More federal funding for green transportation

Ottawa, Canada – The federal government has outlined further investment plans to improve the environmental performance of the Canadian transportation sector, bundling funding for sustainable freight and personal vehicles with a previously announced program under the new “ecoTransport Strategy”.

The Strategy includes the recently announced ‘ecoMobility program’, a potential $10 million investment over four years to support public transit and sustainable transportation options for Canadian cities. The funding will go towards collaborative research, development of professional resources, implementation of cost-shared pilot projects, and dissemination of information to encourage people to reduce car use, increase transit ridership, and promote alternative options such as car-pooling.

  • See: $1.5B EcoTrust Program announced

  • Added to that previous announcement are the ‘ecoTechnology for Vehicles Program’, the ‘ecoENERGY for Personal Vehicles Program’, and the ‘ecoFreight program’.

    The ecoTechnology program will provide up to $15 million in funding for testing of environmentally friendly technologies for light-duty vehicles, and promotion of low-emissions vehicles will also be undertaken through partnerships with the automotive industry.

    The ecoENERGY for Personal Vehicles Program will spend up to $21 million to provide fuel consumption information and tools to encourage consumers to purchase currently available fuel-efficient.

    The ecoFreight initiative will provide up to $61 million to reduce air pollution from freight transportation, by “accelerating adoption of emissions-reducing technology”.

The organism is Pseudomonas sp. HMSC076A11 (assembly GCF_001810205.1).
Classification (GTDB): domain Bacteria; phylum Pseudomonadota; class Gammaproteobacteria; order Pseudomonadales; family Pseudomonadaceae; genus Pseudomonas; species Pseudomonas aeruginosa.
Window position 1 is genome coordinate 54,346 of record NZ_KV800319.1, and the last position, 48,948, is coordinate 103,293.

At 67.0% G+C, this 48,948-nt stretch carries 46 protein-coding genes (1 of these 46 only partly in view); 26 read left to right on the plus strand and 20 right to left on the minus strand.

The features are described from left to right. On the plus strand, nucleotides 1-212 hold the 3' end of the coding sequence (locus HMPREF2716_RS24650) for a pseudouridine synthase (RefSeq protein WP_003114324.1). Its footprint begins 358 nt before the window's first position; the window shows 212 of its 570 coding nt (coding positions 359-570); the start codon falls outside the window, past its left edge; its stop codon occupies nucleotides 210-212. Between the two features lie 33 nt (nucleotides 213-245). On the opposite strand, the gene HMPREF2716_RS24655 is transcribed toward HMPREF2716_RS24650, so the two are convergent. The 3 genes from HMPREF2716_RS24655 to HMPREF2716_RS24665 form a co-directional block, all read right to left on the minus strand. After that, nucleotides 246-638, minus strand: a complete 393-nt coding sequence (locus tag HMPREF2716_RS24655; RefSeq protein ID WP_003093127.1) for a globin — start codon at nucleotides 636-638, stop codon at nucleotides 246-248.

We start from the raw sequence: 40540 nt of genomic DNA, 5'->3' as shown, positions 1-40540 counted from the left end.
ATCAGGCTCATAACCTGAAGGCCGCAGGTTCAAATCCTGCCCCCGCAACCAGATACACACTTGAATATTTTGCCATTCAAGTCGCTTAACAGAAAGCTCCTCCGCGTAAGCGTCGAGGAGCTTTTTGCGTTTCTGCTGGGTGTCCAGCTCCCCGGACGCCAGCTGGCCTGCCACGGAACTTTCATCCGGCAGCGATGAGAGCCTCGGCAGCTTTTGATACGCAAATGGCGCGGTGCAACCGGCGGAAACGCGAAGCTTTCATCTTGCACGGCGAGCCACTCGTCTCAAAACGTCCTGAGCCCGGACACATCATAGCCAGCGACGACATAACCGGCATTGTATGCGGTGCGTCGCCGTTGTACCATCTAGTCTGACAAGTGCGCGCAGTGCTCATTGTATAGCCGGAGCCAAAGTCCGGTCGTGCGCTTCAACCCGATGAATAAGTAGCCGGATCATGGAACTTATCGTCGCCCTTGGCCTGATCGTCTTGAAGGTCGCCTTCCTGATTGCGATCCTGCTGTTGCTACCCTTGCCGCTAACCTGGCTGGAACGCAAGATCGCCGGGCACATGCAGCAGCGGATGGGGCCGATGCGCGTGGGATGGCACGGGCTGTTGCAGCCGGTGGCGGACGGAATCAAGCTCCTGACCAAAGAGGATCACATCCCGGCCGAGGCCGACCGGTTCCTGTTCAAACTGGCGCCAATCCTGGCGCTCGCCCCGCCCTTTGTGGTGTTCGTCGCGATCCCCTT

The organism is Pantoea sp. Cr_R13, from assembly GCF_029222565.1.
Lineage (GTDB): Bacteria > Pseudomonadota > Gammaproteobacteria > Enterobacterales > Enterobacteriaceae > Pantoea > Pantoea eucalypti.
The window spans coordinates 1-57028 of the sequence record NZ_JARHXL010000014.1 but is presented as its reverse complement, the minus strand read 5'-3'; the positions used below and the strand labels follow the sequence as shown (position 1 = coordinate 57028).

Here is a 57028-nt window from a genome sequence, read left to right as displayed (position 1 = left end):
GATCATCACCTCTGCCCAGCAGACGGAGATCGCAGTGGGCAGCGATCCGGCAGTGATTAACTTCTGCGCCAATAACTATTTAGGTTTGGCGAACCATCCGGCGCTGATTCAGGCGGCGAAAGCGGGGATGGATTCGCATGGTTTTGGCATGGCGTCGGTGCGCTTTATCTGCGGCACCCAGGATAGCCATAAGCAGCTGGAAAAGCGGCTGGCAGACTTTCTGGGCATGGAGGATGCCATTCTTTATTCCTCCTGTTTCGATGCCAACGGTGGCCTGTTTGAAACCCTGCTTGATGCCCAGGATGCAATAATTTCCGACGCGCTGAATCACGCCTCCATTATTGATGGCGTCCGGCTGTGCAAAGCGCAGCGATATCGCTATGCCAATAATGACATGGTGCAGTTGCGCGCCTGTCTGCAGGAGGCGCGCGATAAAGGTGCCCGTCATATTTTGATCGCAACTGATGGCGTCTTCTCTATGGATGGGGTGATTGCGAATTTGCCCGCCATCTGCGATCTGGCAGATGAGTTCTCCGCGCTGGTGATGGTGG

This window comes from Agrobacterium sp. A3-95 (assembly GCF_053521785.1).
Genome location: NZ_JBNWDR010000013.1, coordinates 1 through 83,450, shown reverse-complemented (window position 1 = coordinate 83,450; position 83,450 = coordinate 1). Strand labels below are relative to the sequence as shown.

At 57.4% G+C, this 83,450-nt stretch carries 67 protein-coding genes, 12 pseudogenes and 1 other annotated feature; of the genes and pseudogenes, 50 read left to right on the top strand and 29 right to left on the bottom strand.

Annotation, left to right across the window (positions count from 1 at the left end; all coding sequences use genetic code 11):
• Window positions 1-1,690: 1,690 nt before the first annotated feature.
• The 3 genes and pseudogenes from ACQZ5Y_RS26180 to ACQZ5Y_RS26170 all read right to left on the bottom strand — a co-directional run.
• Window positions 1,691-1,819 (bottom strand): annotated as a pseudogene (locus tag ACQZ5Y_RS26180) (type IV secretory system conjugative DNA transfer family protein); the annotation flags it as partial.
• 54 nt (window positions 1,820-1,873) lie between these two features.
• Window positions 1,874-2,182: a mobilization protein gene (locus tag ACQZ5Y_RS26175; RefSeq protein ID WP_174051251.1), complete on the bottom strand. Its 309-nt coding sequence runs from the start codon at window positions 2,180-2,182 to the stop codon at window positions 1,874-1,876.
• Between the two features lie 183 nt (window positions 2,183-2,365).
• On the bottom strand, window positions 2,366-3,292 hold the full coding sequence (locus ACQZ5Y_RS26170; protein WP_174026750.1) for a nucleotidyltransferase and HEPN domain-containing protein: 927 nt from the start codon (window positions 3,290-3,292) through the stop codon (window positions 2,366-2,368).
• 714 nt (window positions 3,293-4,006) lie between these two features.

Program components include:

    • A National Harmonization Initiative for the Trucking Industry to identify regulatory barriers and solutions to help the Canadian trucking industry adopt emissions-reducing technologies.

    • ecoENERGY for Fleets, to reduce fuel use and emissions in commercial and institutional fleets via training, sharing of best practices, anti-idling campaigns, and technical analysis to look for potential improvements and other technology opportunities.

    • Freight Technology Demonstration Fund: cost-shared demonstrations to test and measure new and underused freight transportation technologies in real-world conditions.

    • Freight Technology Incentives Program: cost-shared funding to companies and non-profit associations in freight transportation to help them to purchase and install proven emission-reducing technologies.

    • ecoFreight Partnerships: partnerships within the transportation sector to reduce emissions from freight transportation through voluntary actions.

    • Marine Shore Power: demonstrating the use of shore-based power (known as’cold-ironing’) - for marine vessels in Canadian ports.

    Details on the ecoTransport strategy are available here.

    Road transportation in Canada accounted for around 145 Megatonnes (Mt) of greenhouse gas emissions in 2004 – 19% of the national total. Of that amount, 34% (49.8 Mt) was from light-duty gasoline vehicles, or personal cars, and 30% (43.6 Mt) was from light-duty trucks, including sport-utility vehicles and pickup trucks. Heavy-duty diesel vehicles, which comprise most of the commercial shipping fleet, accounted for 31% (44.9 Mt).

    For More Information: Transport Canada

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